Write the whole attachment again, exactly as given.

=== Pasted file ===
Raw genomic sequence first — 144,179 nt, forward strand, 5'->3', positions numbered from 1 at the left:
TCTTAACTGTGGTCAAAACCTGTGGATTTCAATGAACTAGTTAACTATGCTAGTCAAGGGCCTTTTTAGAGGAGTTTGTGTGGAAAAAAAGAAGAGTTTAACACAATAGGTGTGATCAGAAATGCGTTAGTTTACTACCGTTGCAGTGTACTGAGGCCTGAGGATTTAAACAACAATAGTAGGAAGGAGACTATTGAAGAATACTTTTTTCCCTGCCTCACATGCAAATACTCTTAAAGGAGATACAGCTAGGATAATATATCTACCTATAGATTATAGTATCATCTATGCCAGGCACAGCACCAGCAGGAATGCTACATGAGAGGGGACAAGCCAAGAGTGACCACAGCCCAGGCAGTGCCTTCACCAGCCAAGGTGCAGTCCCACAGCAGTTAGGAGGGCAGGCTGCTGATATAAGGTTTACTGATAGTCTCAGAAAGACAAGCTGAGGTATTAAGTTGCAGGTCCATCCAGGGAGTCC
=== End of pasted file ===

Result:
Raw genomic sequence first — 144,179 nt, forward strand, 5'->3', positions numbered from 1 at the left:
TCTTAACTGTGGTCAAAACCTGTGGATTTCAATGAACTAGTTAACTATGCTAGTCAAGGGCCTTTTTAGAGGAGTTTGTGTGGAAAAAAAGAAGAGTTTAACACAATAGGTGTGATCAGAAATGCGTTAGTTTACTACCGTTGCAGTGTACTGAGGCCTGAGGATTTAAACAACAATAGTAGGAAGGAGACTATTGAAGAATACTTTTTTCCCTGCCTCACATGCAAATACTCTTAAAGGAGATACAGCTAGGATAATATATCTACCTATAGATTATAGTATCATCTATGCCAGGCACAGCACCAGCAGGAATGCTACATGAGAGGGGACAAGCCAAGAGTGACCACAGCCCAGGCAGTGCCTTCACCAGCCAAGGTGCAGTCCCACAGCAGTTAGGAGGGCAGGCTGCTGATATAAGGTTTACTGATAGTCTCAGAAAGACAAGCTGAGGTATTAAGTTGCAGGTCCATCCAGGGAGTCC